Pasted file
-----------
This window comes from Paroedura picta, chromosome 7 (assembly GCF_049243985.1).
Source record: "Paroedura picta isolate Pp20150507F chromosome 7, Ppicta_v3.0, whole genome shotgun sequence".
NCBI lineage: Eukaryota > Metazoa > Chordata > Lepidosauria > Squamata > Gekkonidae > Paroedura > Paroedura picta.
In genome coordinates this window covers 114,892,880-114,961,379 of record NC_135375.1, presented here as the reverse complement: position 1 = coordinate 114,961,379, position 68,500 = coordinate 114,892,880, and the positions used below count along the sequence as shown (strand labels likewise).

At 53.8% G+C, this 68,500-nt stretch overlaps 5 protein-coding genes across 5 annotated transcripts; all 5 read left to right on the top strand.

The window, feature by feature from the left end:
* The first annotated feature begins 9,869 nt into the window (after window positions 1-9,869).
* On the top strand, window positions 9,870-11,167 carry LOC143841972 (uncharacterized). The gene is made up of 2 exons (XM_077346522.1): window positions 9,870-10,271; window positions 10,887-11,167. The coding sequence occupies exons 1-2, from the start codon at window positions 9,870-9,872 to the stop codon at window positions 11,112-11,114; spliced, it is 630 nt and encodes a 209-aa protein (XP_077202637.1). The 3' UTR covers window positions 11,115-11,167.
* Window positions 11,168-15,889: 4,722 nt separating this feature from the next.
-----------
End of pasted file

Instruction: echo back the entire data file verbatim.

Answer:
This window comes from Paroedura picta, chromosome 7 (assembly GCF_049243985.1).
Source record: "Paroedura picta isolate Pp20150507F chromosome 7, Ppicta_v3.0, whole genome shotgun sequence".
NCBI lineage: Eukaryota > Metazoa > Chordata > Lepidosauria > Squamata > Gekkonidae > Paroedura > Paroedura picta.
In genome coordinates this window covers 114,892,880-114,961,379 of record NC_135375.1, presented here as the reverse complement: position 1 = coordinate 114,961,379, position 68,500 = coordinate 114,892,880, and the positions used below count along the sequence as shown (strand labels likewise).

At 53.8% G+C, this 68,500-nt stretch overlaps 5 protein-coding genes across 5 annotated transcripts; all 5 read left to right on the top strand.

The window, feature by feature from the left end:
* The first annotated feature begins 9,869 nt into the window (after window positions 1-9,869).
* On the top strand, window positions 9,870-11,167 carry LOC143841972 (uncharacterized). The gene is made up of 2 exons (XM_077346522.1): window positions 9,870-10,271; window positions 10,887-11,167. The coding sequence occupies exons 1-2, from the start codon at window positions 9,870-9,872 to the stop codon at window positions 11,112-11,114; spliced, it is 630 nt and encodes a 209-aa protein (XP_077202637.1). The 3' UTR covers window positions 11,115-11,167.
* Window positions 11,168-15,889: 4,722 nt separating this feature from the next.